The 68th UN General Assembly declared 2016 the international year of pulses! So this is a great opportunity to explain what pulses are why they are important in our diet.
What are pulses?
Pulses are the seeds that grow within plants that have pods, or legumes. Legumes are then picked and the pulses removed usually to be dried (although you can buy then fresh or frozen, particularly some beans and peas).
Why are they important?
We’re generally not eating enough vegetable protein or dietary fibre, and pulses are rich in both. They’re also good sources of a wide range of vitamins and minerals and therefore it’s important we consider them in our diet. Pulses can be stored in the cupboard for months, although they do take some preparation before they can be eaten! Dried pulses are also very cheap, but you can buy them ready prepared in tins, cartons and pouches (such as Merchant Gourmet). Just check for added ingredients like sugar and salt.
Vegetarians and vegans should consider including pulses as part of a healthy diet, but because they are incomplete proteins, they should be consumed with wholegrains such as rice, which will provide a more complete protein. Some pulses are particularly good because they score relatively high in protein quality and digestibility, particularly yellow split peas, green lentils and soy.
For people looking to lose weight, pulses are starchy foods that can help us fill fuller for longer and therefore can help us to eat less.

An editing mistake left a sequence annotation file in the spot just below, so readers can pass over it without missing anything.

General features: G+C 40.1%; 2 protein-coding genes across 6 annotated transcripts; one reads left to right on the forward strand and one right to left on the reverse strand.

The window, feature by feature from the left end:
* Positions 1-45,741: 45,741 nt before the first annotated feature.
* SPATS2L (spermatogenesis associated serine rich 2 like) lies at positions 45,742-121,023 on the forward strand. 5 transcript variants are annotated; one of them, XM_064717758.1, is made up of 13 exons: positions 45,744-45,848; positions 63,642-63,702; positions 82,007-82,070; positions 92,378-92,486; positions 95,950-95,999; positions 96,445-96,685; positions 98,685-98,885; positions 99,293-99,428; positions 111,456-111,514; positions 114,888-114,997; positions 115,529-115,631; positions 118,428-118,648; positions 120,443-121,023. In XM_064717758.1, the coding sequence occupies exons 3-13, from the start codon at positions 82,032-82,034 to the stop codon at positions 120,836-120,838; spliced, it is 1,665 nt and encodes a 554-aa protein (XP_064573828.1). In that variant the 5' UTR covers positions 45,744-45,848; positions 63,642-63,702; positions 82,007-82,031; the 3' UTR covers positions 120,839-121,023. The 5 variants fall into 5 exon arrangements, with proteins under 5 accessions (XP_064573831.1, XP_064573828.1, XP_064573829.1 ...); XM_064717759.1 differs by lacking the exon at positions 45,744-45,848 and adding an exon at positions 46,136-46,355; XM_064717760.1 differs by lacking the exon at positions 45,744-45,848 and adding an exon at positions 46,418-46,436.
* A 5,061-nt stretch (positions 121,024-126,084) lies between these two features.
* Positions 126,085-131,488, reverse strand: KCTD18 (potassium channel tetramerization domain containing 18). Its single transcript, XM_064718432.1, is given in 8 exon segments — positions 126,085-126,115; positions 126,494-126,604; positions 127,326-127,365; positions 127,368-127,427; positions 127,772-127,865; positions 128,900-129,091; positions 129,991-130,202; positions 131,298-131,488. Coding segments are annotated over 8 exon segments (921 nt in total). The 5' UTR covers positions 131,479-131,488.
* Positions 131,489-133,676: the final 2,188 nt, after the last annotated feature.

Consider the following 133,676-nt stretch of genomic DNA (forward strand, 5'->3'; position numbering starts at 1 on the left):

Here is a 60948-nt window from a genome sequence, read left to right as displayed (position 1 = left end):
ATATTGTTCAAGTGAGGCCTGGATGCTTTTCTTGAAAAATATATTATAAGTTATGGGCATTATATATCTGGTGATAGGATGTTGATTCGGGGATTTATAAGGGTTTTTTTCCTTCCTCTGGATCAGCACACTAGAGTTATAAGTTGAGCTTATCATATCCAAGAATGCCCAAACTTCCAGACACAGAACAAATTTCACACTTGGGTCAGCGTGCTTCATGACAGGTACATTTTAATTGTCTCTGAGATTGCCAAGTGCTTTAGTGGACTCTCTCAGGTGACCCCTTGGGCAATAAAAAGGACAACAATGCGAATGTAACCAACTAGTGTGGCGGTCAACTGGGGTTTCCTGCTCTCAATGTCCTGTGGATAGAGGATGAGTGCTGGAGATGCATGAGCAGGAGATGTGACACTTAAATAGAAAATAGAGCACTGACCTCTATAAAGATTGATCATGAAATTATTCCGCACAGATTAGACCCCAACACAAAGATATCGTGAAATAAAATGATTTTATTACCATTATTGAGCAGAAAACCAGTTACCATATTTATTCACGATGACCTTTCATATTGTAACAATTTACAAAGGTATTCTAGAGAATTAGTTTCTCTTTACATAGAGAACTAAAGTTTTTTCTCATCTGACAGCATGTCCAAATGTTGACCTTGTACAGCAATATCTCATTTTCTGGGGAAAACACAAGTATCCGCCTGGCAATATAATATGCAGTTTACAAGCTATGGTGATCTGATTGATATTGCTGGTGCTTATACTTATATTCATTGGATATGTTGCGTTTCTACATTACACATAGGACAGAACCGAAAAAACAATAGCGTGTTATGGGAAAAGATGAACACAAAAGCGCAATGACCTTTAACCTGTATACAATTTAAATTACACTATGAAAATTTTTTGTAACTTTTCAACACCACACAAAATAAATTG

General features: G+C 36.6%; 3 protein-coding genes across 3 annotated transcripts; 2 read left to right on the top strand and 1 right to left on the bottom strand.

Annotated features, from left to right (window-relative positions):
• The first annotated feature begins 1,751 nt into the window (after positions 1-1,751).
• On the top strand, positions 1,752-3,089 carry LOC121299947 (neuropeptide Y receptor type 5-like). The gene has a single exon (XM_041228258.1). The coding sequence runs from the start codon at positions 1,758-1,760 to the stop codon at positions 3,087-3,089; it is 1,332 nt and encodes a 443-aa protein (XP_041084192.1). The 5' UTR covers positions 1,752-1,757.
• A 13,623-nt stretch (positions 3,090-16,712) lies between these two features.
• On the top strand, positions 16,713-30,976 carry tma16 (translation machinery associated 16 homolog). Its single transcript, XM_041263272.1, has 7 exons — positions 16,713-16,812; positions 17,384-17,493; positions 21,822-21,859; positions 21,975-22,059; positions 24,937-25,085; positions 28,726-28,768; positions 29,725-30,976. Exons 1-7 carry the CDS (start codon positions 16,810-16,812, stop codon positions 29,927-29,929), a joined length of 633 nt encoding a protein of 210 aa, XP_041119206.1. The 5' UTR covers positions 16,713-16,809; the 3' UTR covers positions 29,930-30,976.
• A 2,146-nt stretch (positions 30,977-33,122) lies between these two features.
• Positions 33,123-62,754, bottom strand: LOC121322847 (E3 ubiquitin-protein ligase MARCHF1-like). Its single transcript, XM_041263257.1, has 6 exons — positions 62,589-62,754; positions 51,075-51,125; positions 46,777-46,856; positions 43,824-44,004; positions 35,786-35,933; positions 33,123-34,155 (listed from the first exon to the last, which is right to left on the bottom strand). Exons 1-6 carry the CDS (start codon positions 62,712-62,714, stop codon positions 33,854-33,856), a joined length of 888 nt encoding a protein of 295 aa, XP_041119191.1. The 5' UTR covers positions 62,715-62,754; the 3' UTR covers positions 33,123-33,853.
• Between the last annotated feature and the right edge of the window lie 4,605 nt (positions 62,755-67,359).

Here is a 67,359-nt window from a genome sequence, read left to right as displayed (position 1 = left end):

Pulses are also environmentally friendly because they are able to utilise nitrogen from the air rather than the soil, which reduces the need to add fertilisers. They also produce fewer greenhouse gases than other plants such as cucumber, lettuce, aubergine and celery1.
And finally, they count as one of your five-a-day. However, there is no portion limit to this, so whether you eat one or three portions, it still counts as only one of the five-a-day portions.
Storing, preparing and cooking pulses: http://www.nhs.uk/Livewell/Goodfood/Pages/pulses.aspx
Canadian website on everything pulses: http://www.pulsecanada.com/food-health
1. Tom et al. (2015) Energy use, blue water footprint, and greenhouse gas emissions for current food consumption patterns and dietary recommendations in the US. Environmental Systems and Decisions. DOI:10.1007/s10669-015-9577-y
Seb is a writer and blogger of food and nutrition. He holds a bachelors and a masters degree in nutrition science, and has studied sports and exercise nutrition at postgraduate level. He specialises in plant-based nutrition and believes passionately that we can all live with a little less meat.